DeMellier Founder, Mireia Llusia, Lindh on rebranding her business

As an entrepreneur – and in daily life – it’s easy to fall into the trap of pleasing others. There might be stakeholders and suits to answer to, your business partner or team, a significant other, children, pets – you name it, the list goes on. We all strive for acceptance and reassurance and it often seems that the easiest way to get it is to surrender and let everyone take what they need from you. The burning truth however, is that you can’t please everyone all the time—that’s a fact. In business especially, it’s essential to figure out what you’re committed to and make decisions with those people or goals in mind.

After winning the Walpole Brands of Tomorrow Award, DeMellier – known then as Milli Millu – started to gain traction internationally, and Mireia felt that the brand didn’t align with a global market. She realized that the name she’d launched her collection with was “more and more disconnected” from the products they were offering. For a label that relies on word of mouth and social media as its main form of advertising, that’s a tough call to make, but Mireia brushes it off: “To evolve and grow, you have to make difficult decisions,” she says as matter of fact. And it’s true—the most successful businesses are agile and adept at change.

That doesn’t mean blindly navigating the course though. Before triggering the rebrand, Mireia consulted a focus group of top customers, involving them in the decision-making process to the same degree as her team. They sent every customer a personal letter after the launch of DeMellier too, explaining why they’d made the decisions they had and rolled this communication out through email and online. This is what we mean about being committed to a cause—when you work directly with the people you want to please, it makes decisions more guided and empowered. Here, Mireia talks us through the ins and outs of her rebrand and why it’s more important to be customer-focused than competitor-focused.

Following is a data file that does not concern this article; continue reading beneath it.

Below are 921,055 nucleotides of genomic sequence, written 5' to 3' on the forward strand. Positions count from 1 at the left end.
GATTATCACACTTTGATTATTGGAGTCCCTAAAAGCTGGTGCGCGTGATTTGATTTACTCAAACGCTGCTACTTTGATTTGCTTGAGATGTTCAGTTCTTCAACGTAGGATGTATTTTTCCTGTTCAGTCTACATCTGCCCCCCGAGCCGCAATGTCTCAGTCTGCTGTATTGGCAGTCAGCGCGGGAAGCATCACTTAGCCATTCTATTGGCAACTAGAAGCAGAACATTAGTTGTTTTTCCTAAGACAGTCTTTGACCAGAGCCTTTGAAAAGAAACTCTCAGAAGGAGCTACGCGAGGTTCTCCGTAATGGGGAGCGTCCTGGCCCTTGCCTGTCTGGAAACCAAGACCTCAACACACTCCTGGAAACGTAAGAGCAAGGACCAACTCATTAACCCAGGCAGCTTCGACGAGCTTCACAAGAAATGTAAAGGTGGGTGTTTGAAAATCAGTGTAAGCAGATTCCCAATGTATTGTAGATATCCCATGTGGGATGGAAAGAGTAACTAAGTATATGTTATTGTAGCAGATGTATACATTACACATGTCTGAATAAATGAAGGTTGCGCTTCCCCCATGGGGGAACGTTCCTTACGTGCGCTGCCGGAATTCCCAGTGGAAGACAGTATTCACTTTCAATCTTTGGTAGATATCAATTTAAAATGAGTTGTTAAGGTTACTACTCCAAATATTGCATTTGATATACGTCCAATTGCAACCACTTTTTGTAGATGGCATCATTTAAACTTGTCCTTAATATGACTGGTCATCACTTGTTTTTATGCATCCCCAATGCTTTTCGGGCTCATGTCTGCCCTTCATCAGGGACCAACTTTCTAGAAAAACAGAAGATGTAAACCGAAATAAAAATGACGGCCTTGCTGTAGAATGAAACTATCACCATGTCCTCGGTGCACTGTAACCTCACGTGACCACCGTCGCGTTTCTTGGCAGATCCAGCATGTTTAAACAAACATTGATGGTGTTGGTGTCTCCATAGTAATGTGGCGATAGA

DeMellier Founder, Mireia Llusia, Lindh on rebranding her business
DeMellier Founder, Mireia Llusia, Lindh on rebranding her business


Last year we won the Walpole Brands of Tomorrow Award and started growing internationally. We realised that the name we had launched with [Milli Millu] didn’t resonate as well internationally and was more and more disconnected from the products we were offering. We felt we needed a name that better reflected who we are. And last year while at my parents’ home, I found an old box which revealed my grandmother’s family tree. As I looked through I realised that her stories I had listened to so closely as a child were true – she was a descendent of knights, lords and marquesses whose family can be traced back for more than 500 years to the South of Spain, not far from where our bags are made today. Everything fell into place and DeMellier was born. De is a tribute to my family’s heritage, while Mellier comes from my name of French descent, symbolising the mix of old and new, of heritage and modernity.

DeMellier Founder, Mireia Llusia, Lindh on rebranding her business


Once we decided on the name, the next step was to check that the name was available across all our key geographies. Once that was confirmed, we filled to get the brand trademarked, which can between 6-12 months. At the same time, we started developing the logo and our new packaging. We wanted to time the launch of the new brand with the launch of the new website and the arrival of our new AW17 collection so there were lots of different fronts we were working on ahead of the launch.